The Green Lantern by Morrison

So I recently dropped The Green Lantern by Grant Morrison. Initially I had a favorable opinion of it, based on the art (Liam Sharp does amazing work), and based on the fact that revelations made in later issues would somewhat clear my confusion over what I was reading. Towards the end of the 12 issue run though, I would be lying if I said I understood half of what I was reading. Kind of embarrassed that I don’t even know what to ask…that’s how convoluted I found the material. I like space stuff though…and I’m interested in the whole Green Lantern thing. There’s a lot of rave reviews online about this series, (none of which seem to be as confused as I am) and I can’t help but feel that I’m missing out.

  • Am I alone in this department? Anyone feel the same? Maybe it’s easy to follow and I’m just not very bright? Maybe I need background material?
  • Should I give it another chance? I think they’re doing a Blackstars mini-series now to bridge the gap between the 12-issue runs.
  • Any helpful sites that can help clarify the story a bit more?

It sounds like Morrison just isn’t for you. His work gets a lot of praise, but there is also many people that think he gets too crazy and don’t enjoy his work at all.


@50710 perhaps you are right. I didn’t find his All Star Superman confusing though. I guess the combination of:

  • Interest in the Green Lantern material.
  • Admiration of Liam Sharp’s art.
  • Heavy praise given to the series

…really made me want to like the series. Your point is well taken though. Difference between wanting to like something and actually liking it.

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All-Star Superman is one of the few Morrison comics that isn’t very divisive. It is much easier to read than his other work.

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Intergalactic lawman is amazing, have you read that?

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No I have not @LEXC0RP. A GL story, I take it?

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I tend to really like Morrison’s work, but he steadily lost me on GL

@msgtv for the same reasons I mentioned or other reasons?

I felt like I was stupid when reading Green Lantern, that I should have studied harder to understand this genius.

In the end i bought the whole lot, the last half unread.

I will not be buying or reading his new series. Coming out this week.where Hal is not one of the good guys.

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@TurokSonOfStone1950…your opening sentence pretty much sums up how I felt while reading the last few issues.

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I had the last three sitting there unread, finally just powered through them so I would be done. I can’t not finish something

Exactly, bumpy but promising start that got steadily more obtuse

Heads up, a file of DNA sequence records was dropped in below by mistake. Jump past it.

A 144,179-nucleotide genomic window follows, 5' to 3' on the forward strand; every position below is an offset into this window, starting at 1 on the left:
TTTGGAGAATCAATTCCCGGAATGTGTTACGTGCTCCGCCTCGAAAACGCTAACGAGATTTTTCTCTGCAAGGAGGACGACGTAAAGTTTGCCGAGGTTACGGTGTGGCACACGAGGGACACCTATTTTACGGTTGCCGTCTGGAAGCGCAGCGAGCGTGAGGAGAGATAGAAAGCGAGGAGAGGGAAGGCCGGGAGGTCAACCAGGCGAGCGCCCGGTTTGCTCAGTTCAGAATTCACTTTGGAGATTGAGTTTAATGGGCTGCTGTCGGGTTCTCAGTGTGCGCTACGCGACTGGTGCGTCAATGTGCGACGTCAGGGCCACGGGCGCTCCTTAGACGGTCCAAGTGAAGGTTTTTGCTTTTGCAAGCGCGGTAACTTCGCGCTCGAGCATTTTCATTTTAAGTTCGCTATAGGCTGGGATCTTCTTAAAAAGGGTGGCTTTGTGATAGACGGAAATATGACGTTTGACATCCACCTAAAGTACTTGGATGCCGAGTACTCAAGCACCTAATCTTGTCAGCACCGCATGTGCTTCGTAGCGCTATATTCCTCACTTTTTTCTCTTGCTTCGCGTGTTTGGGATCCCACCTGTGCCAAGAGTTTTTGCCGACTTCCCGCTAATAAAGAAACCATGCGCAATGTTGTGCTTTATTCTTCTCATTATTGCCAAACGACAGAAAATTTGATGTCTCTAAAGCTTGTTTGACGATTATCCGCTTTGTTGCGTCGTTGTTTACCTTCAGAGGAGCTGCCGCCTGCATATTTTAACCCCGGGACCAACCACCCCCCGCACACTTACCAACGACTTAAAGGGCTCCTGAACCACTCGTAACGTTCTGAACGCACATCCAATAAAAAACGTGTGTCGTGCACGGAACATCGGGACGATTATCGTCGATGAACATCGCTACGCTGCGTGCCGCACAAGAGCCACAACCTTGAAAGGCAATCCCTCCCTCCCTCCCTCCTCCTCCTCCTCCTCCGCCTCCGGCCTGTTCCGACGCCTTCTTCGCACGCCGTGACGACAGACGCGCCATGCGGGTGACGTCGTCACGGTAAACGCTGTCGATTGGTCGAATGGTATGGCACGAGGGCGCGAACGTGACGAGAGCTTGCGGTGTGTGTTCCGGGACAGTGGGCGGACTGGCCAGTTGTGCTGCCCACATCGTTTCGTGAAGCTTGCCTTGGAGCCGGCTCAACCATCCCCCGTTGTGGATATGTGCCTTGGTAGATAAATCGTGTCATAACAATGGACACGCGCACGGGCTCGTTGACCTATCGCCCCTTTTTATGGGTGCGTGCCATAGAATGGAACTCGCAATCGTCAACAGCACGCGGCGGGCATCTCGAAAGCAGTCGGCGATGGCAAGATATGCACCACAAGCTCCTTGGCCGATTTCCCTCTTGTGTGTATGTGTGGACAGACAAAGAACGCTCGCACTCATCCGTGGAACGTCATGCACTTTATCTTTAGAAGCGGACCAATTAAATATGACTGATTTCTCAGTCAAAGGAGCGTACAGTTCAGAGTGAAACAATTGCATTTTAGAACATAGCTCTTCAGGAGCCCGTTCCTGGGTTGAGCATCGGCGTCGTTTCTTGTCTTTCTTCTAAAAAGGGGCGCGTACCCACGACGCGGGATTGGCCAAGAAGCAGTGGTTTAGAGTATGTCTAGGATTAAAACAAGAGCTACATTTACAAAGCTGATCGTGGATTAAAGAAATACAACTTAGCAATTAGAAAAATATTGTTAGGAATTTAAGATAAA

On a “Morrison Ease of Comprehension” scale where 1 is All Star Superman and 10 is Final Crisis, I’d say The Green Lantern is a 5.

I love it. Yeah, you’re not always going to follow exactly what’s going on or why things are happening. Or you’ll need to go back and reread to piece it together. But even with that, I find the wild ideas and incredible art a journey I look forward to every month.

I actually haven’t been read any of it. I’m going to give it a try. Green Lantern is one of my all time favorites, and Morrison is my favorite writer. I’ll report back later.

I love Morrison’s work, especially the stuff that makes my brain hurt. I usually reread his stuff multiple times, and through that process understand more of it. But The Filth still has me scratching my head.

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Interesting…so what y’all are saying is the confusion is part of the appeal. Meant to be slow reads with re-reads to fully comprehend?

@Le_Pig…I agree regarding the art…also something about the general vibe. That’s what kept me reading. Perhaps I need to read the whole thing together again and maybe, just maybe, I’ll be able to appreciate it more. Can’t say that’s my preferred way of enjoying a comic though.

Yea its a good one, give it a try.


I didn’t like Grant Morrison’s Green Lantern. I dropped it after the 3rd issue, and I only got #2 and #3 because I had pre ordered them. He’s really hit and miss with me. I liked Seven Soldiers of Victory and some of his Batman run but it’s hard to forgive him for Damian Wayne’s existence.

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Morrison revels in the esoteric. Look at any of his major DC work and you’ll see that he’s attracted to stuff that most writers have no interest in touching. Not only conceptually, but also continuity-wise.

This isn’t a good or bad thing, merely subjective. I personally find that I’m initially lost, but after a re-examining of what I’ve read (coupled with researching the more obscure bits he sprinkles in) I come out of it knowing the character’s history a bit better, and that’s cool to me.

I would recommend his JLA run. It’s pretty digestible and still one of the best Justice League runs of all time!